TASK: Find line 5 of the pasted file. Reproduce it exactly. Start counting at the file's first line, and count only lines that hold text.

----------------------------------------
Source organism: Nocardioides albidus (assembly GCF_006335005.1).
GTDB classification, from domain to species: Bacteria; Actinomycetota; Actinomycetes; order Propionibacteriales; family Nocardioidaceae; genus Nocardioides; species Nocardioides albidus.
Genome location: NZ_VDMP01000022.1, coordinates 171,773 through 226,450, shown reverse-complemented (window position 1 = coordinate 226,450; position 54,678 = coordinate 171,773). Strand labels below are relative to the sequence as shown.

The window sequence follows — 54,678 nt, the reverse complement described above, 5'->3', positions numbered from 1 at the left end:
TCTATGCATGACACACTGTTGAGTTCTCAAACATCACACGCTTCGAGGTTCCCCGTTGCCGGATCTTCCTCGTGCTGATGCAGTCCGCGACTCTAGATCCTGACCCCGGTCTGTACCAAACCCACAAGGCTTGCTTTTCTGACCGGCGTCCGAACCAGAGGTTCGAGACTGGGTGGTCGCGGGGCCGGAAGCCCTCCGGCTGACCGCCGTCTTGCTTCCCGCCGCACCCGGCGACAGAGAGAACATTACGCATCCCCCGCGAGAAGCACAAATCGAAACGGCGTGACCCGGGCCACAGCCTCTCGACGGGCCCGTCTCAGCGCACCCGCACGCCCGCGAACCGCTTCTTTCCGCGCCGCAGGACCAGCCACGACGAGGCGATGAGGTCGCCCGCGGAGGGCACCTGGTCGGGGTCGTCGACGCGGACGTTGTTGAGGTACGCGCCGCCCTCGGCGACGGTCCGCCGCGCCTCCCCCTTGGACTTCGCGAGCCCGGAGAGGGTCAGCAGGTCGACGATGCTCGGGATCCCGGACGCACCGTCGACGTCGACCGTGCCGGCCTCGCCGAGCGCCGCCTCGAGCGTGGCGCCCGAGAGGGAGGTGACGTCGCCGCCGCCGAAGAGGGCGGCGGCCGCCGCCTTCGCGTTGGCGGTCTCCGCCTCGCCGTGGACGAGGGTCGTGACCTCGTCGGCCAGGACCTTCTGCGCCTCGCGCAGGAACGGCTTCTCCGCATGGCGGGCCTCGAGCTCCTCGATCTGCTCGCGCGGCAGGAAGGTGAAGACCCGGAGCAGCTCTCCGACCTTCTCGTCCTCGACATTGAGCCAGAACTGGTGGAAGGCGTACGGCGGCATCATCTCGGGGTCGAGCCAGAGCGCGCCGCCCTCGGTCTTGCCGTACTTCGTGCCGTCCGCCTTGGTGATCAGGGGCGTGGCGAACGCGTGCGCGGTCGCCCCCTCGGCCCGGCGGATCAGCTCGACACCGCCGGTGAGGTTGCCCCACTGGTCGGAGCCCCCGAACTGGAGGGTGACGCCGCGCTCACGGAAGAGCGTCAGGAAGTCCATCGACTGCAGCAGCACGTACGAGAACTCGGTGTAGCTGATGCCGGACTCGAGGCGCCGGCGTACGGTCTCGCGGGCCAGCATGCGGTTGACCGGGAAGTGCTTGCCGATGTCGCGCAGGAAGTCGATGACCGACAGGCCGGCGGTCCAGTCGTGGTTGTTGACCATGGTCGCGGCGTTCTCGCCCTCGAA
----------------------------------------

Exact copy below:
TCTATGCATGACACACTGTTGAGTTCTCAAACATCACACGCTTCGAGGTTCCCCGTTGCCGGATCTTCCTCGTGCTGATGCAGTCCGCGACTCTAGATCCTGACCCCGGTCTGTACCAAACCCACAAGGCTTGCTTTTCTGACCGGCGTCCGAACCAGAGGTTCGAGACTGGGTGGTCGCGGGGCCGGAAGCCCTCCGGCTGACCGCCGTCTTGCTTCCCGCCGCACCCGGCGACAGAGAGAACATTACGCATCCCCCGCGAGAAGCACAAATCGAAACGGCGTGACCCGGGCCACAGCCTCTCGACGGGCCCGTCTCAGCGCACCCGCACGCCCGCGAACCGCTTCTTTCCGCGCCGCAGGACCAGCCACGACGAGGCGATGAGGTCGCCCGCGGAGGGCACCTGGTCGGGGTCGTCGACGCGGACGTTGTTGAGGTACGCGCCGCCCTCGGCGACGGTCCGCCGCGCCTCCCCCTTGGACTTCGCGAGCCCGGAGAGGGTCAGCAGGTCGACGATGCTCGGGATCCCGGACGCACCGTCGACGTCGACCGTGCCGGCCTCGCCGAGCGCCGCCTCGAGCGTGGCGCCCGAGAGGGAGGTGACGTCGCCGCCGCCGAAGAGGGCGGCGGCCGCCGCCTTCGCGTTGGCGGTCTCCGCCTCGCCGTGGACGAGGGTCGTGACCTCGTCGGCCAGGACCTTCTGCGCCTCGCGCAGGAACGGCTTCTCCGCATGGCGGGCCTCGAGCTCCTCGATCTGCTCGCGCGGCAGGAAGGTGAAGACCCGGAGCAGCTCTCCGACCTTCTCGTCCTCGACATTGAGCCAGAACTGGTGGAAGGCGTACGGCGGCATCATCTCGGGGTCGAGCCAGAGCGCGCCGCCCTCGGTCTTGCCGTACTTCGTGCCGTCCGCCTTGGTGATCAGGGGCGTGGCGAACGCGTGCGCGGTCGCCCCCTCGGCCCGGCGGATCAGCTCGACACCGCCGGTGAGGTTGCCCCACTGGTCGGAGCCCCCGAACTGGAGGGTGACGCCGCGCTCACGGAAGAGCGTCAGGAAGTCCATCGACTGCAGCAGCACGTACGAGAACTCGGTGTAGCTGATGCCGGACTCGAGGCGCCGGCGTACGGTCTCGCGGGCCAGCATGCGGTTGACCGGGAAGTGCTTGCCGATGTCGCGCAGGAAGTCGATGACCGACAGGCCGGCGGTCCAGTCGTGGTTGTTGACCATGGTCGCGGCGTTCTCGCCCTCGAA